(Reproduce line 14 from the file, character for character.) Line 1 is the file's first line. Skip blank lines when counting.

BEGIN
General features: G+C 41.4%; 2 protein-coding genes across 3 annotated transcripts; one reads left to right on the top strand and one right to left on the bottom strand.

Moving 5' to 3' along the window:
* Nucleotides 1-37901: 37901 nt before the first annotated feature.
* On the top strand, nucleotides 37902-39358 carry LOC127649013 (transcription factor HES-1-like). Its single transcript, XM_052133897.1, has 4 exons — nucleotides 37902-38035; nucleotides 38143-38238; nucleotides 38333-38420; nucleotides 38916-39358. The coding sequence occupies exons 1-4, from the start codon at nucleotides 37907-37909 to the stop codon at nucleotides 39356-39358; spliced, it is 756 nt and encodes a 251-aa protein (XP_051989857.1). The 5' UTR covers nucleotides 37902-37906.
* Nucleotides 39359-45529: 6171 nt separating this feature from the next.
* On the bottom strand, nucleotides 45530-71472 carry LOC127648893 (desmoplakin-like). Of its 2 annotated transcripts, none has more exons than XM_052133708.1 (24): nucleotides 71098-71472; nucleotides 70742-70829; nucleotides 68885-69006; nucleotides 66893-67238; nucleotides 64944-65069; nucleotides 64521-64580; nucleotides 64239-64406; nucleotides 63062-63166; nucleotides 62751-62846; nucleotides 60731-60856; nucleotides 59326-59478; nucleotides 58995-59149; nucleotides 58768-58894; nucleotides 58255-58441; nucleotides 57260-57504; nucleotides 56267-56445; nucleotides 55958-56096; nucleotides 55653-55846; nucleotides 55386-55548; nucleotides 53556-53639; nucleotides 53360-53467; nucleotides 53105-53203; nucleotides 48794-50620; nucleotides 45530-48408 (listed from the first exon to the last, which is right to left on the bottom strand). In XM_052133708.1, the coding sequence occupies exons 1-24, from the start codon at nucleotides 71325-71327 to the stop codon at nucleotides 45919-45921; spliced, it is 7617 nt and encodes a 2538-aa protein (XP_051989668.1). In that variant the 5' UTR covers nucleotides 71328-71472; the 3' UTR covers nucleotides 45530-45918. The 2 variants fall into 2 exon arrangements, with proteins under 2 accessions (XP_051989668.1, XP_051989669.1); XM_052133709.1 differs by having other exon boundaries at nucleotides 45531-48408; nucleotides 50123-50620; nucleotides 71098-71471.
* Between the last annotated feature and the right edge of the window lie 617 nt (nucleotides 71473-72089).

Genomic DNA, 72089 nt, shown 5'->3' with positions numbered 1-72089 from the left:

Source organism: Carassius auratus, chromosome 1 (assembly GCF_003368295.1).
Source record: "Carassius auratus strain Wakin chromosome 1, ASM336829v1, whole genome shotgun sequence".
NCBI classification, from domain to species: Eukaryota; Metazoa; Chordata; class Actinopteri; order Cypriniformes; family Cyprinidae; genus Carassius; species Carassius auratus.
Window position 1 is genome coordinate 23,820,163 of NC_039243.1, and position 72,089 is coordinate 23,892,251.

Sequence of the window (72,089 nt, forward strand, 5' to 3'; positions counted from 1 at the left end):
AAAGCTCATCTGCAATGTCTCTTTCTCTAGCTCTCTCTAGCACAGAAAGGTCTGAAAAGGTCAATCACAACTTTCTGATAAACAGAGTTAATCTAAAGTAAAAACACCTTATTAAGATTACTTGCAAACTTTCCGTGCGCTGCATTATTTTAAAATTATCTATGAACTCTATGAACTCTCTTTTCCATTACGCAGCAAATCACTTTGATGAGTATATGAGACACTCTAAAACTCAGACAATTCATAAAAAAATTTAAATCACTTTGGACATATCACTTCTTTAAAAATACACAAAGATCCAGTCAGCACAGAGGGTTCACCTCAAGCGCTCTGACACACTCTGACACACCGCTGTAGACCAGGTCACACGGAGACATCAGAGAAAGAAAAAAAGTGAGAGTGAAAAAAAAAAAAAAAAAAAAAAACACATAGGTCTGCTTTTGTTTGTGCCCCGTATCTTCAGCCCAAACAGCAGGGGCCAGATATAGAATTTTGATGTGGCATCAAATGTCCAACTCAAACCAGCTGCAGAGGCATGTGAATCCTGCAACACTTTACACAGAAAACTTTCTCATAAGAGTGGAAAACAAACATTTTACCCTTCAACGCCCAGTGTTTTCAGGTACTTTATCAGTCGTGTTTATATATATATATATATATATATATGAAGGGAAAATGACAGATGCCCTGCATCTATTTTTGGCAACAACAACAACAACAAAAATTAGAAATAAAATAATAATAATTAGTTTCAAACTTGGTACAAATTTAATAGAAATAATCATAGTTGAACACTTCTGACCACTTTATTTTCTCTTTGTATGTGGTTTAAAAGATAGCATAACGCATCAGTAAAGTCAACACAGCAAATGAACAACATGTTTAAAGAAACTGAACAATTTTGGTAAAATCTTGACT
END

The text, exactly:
AAAGCTCATCTGCAATGTCTCTTTCTCTAGCTCTCTCTAGCACAGAAAGGTCTGAAAAGGTCAATCACAACTTTCTGATAAACAGAGTTAATCTAAAGTAAAAACACCTTATTAAGATTACTTGCAAACTTTCCGTGCGCTGCATTATTTTAAAATTATCTATGAACTCTATGAACTCTCTTTTCCATTACGCAGCAAATCACTTTGATGAGTATATGAGACACTCTAAAACTCAGACAATTCATAAAAAAATTTAAATCACTTTGGACATATCACTTCTTTAAAAATACACAAAGATCCAGTCAGCACAGAGGGTTCACCTCAAGCGCTCTGACACACTCTGACACACCGCTGTAGACCAGGTCACACGGAGACATCAGAGAAAGAAAAAAAGTGAGAGTGAAAAAAAAAAAAAAAAAAAAAAACACATAGGTCTGCTTTTGTTTGTGCCCCGTATCTTCAGCCCAAACAGCAGGGGCCAGATATAGAATTTTGATGTGGCATCAAATGTCCAACTCAAACCAGCTGCAGAGGCATGTGAATCCTGCAACACTTTACACAGAAAACTTTCTCATAAGAGTGGAAAACAAACATTTTACCCTTCAACGCCCAGTGTTTTCAGGTACTTTATCAGTCGTGTTTATATATATATATATATATATATATGAAGGGAAAATGACAGATGCCCTGCATCTATTTTTGGCAACAACAACAACAACAAAAATTAGAAATAAAATAATAATAATTAGTTTCAAACTTGGTACAAATTTAATAGAAATAATCATAGTTGAACACTTCTGACCACTTTATTTTCTCTTTGTATGTGGTTTAAAAGATAGCATAACGCATCAGTAAAGTCAACACAGCAAATGAACAACATGTTTAAAGAAACTGAACAATTTTGGTAAAATCTTGACT